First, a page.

New Year Perfect Time for New Start-ups

In the current economic climate setting up a new business can be daunting. With the start of a new year, ICAEW is encouraging budding entrepreneurs to get their new ventures up and running. This comes as government currently conducts an enquiry into entrepreneurship, which ICAEW has responded to.

Clive Lewis, ICAEW’s Head of Enterprise, explains:

“SME growth is crucial to the UK’s economic success. If entrepreneurs believe they have a strong business plan, the necessary resources and the determination to succeed, then the start of a new year is a good time to encourage new influxes of enterprise to help boost the economy.”

“It can be hugely rewarding for start-ups to be their own boss and to build something from scratch in the community. A new business could well be the best way to earn an income, especially if they have saleable skills, an innovative idea or an interest that could be turned into a profitable business. It is also important to note that start-up businesses need to build a network of contacts for customer referrals, to help find potential suppliers and sub-contractors and to offer peer group advice.”

Clive’s top ten tips for budding entrepreneurs are:

  1. Research the market. Find out whether customers will buy what you are offering, and use feedback to refine your product or service. (See Market Research: The Basics)

  2. Write a business plan. Describe your business, how it will operate and its finances for the first two years. (See Writing a Business Plan)

  3. Raise finance if needed. Being under-financed often leads to poor performance at the start. (Read: Raising Finance for your Business)

  4. Build in contingencies. Setting up always takes longer than you think, especially if you need to comply with health & safety requirements, planning regulations etc.

  5. Choose the right staff. Unless you are planning to be a one-man-band, pick the best people you can afford. They may work for less than the market rate initially if they are convinced of the potential for growth of the business. (See: Staff Planning)

  6. Find a mentor. It is helpful to have someone to bounce ideas off. Learn from customers and suppliers and ask the views of your chartered accountant and other advisers. (Read: Personal Development Plans)

  7. Make sure you have the right financial information. This is vital, not just for the taxman but for you to understand your trading performance. Set up records from the start, using software if you are comfortable with it. Employ a good book-keeper if you can afford to or talk to your chartered accountant.

  8. Monitor key performance indicators. Ensure that you have right data, such as turnover, gross margins, overheads, finance costs, net profit, cashflow and working capital, on a daily, monthly and annual basis. (More about KPIs)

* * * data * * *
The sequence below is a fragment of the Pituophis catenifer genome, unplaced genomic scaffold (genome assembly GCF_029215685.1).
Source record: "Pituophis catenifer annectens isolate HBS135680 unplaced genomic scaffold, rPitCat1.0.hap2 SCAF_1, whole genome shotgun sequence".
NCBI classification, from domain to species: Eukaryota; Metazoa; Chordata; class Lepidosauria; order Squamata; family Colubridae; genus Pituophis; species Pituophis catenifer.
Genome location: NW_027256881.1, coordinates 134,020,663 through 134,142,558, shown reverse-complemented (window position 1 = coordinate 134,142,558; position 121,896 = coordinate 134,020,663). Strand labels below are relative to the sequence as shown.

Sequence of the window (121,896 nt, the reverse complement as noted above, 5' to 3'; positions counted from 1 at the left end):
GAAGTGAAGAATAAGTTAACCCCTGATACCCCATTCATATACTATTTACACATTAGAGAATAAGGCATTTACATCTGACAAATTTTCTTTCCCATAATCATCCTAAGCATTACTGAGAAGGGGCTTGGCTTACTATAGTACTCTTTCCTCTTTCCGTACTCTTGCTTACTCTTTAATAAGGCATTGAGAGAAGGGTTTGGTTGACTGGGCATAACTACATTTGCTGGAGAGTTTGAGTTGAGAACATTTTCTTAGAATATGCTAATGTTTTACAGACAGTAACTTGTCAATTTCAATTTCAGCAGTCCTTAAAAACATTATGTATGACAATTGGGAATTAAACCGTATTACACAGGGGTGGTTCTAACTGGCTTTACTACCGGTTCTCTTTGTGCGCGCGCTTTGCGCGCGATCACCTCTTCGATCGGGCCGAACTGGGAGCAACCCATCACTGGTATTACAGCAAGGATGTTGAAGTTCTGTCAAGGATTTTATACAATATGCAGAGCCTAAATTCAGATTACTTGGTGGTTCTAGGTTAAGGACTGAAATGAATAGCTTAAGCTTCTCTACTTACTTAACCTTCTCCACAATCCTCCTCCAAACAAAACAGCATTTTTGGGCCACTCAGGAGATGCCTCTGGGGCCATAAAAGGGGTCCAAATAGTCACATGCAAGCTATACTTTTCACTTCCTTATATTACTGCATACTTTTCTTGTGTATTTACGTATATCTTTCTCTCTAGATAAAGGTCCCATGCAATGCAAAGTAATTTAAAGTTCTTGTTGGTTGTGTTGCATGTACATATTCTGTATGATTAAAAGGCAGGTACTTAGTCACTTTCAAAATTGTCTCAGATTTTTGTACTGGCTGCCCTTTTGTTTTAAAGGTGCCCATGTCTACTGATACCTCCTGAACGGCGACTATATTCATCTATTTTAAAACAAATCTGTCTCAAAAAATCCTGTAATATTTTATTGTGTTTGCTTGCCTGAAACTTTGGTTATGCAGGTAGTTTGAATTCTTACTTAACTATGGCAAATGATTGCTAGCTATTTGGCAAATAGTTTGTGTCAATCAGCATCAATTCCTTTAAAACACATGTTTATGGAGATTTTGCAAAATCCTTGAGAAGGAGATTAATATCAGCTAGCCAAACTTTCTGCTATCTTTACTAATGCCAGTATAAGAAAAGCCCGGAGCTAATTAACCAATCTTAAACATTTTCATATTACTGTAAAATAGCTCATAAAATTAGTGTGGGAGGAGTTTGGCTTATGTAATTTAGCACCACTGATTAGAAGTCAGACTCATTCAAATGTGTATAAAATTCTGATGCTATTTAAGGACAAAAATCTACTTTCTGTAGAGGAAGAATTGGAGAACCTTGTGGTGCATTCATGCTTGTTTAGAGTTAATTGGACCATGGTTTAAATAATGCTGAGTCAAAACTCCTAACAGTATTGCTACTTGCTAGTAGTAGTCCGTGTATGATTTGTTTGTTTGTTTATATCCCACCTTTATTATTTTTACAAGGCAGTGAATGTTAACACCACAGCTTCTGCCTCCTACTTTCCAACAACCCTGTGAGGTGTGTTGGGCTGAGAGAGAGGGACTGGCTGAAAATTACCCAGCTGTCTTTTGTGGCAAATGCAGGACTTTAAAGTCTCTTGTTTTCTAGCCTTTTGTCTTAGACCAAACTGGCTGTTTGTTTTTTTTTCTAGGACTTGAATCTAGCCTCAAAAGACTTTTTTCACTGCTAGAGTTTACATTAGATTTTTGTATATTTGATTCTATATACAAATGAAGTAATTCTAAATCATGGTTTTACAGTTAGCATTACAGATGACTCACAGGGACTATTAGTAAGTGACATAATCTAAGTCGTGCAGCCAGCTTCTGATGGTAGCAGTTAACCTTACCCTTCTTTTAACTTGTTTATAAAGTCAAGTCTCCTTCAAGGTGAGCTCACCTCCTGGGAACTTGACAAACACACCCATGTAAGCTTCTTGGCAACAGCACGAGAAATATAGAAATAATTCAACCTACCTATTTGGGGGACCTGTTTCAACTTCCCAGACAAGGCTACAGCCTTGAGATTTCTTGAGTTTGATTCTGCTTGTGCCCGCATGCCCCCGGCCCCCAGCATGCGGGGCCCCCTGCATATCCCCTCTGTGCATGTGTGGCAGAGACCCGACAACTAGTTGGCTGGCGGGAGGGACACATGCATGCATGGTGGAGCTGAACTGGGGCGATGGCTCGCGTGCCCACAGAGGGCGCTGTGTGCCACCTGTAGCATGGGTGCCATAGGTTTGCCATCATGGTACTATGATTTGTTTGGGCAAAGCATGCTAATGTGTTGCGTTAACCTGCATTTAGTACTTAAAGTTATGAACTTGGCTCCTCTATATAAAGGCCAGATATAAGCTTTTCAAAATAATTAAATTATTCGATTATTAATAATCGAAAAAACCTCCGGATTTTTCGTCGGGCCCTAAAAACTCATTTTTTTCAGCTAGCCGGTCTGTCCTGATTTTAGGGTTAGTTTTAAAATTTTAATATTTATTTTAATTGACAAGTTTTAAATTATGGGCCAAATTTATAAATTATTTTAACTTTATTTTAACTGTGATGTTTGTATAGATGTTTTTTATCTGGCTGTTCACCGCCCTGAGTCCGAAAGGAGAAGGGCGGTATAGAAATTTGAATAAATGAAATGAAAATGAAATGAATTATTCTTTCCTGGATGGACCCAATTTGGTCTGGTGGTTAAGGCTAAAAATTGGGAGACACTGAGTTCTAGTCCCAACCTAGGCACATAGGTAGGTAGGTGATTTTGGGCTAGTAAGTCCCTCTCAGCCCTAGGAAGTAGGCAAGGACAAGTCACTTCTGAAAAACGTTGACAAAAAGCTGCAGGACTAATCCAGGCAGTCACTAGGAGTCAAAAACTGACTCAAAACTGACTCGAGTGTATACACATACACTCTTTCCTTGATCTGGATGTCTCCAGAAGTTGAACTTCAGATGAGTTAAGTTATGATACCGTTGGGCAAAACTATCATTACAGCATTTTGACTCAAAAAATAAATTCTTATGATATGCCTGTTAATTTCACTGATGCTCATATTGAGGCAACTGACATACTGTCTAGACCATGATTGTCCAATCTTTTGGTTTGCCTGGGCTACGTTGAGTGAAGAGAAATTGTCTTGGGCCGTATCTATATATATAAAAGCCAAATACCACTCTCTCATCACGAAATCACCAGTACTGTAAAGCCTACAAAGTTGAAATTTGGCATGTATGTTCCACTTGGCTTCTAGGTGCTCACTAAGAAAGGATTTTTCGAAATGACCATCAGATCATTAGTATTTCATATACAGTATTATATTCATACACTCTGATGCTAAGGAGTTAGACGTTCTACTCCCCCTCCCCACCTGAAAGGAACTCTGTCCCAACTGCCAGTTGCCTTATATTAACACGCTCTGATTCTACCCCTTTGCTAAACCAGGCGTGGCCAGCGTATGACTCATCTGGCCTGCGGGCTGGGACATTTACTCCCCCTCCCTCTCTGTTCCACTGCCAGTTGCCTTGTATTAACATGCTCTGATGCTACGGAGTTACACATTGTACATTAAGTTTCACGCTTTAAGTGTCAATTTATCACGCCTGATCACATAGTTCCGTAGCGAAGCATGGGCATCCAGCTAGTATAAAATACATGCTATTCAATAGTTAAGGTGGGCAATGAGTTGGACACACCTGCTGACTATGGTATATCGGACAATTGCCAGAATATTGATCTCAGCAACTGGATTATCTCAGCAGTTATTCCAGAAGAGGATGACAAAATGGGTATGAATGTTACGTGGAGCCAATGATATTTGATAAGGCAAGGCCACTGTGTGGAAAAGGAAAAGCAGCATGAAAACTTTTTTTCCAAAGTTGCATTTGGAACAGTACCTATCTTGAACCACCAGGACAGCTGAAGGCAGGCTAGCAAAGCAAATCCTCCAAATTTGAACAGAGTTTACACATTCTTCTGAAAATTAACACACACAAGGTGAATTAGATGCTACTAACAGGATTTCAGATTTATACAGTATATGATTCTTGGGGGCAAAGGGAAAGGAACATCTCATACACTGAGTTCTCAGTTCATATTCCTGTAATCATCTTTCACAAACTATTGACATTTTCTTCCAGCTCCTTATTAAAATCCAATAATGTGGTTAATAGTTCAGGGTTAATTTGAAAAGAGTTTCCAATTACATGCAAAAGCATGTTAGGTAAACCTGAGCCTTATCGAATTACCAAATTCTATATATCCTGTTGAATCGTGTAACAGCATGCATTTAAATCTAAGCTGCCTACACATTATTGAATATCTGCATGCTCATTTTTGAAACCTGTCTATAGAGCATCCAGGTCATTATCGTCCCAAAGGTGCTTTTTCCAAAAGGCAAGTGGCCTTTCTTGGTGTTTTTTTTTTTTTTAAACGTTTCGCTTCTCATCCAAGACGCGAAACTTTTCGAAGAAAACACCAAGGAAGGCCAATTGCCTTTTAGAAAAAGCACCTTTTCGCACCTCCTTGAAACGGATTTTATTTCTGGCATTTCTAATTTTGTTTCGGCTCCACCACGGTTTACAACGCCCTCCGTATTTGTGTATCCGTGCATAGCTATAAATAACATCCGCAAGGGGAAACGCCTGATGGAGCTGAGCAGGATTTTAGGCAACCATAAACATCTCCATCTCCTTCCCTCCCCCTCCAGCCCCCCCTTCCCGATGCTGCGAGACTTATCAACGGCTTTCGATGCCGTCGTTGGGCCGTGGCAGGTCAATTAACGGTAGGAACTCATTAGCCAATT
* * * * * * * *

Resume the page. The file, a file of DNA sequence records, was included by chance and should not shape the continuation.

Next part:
9. Be alive to possibilities and dangers. Don’t exclude taking the business in a different direction if you see potential elsewhere or there are problems ahead. Watch out for competitors in difficulty and listen to your customers, suppliers and staff.

  10. Learn. Absorb all that you can from the experience of being an entrepreneur and from those around you, and also learn from your mistakes.

  11. Reduce the chances of failure. Do something you already know, or employ people with experience in the sector. Manage your overheads and working capital. Appoint a chartered accountant with experience of start-ups before you launch your new enterprise.

In a response to a Parliamentary Group enquiry on entrepreneurship, ICAEW recognises that at a time of active deficit reduction programmes within the public sector there is a limited amount of support government can provide to start-ups. ICAEW’s Business Advice Service (BAS) helps small companies and start-ups with business and financial advice to aid economic growth and deliver expert guidance on how best to start, plan, manage and grow a business.

Clive Lewis adds:

“In tough economic conditions, small businesses need the right advice and support to succeed. As a profession that acts in the public interest, ICAEW Chartered Accountants recognise their responsibility to offer crucial guidance. BAS offers an initial free consultation with no obligation to continue with the service and will play a vital role in the business support landscape.”

Chartered accountants can save entrepreneurs time by helping with compliance issues such as notifying HM Revenue and Customs of commencement of a new business and registering for VAT as well as advising on issues such as which legal status a new business should have to minimise tax liabilities. They also have an established network of contacts. If they are unable to help they will know somebody who can.

  • For further business advice articles see our section on StartUps.

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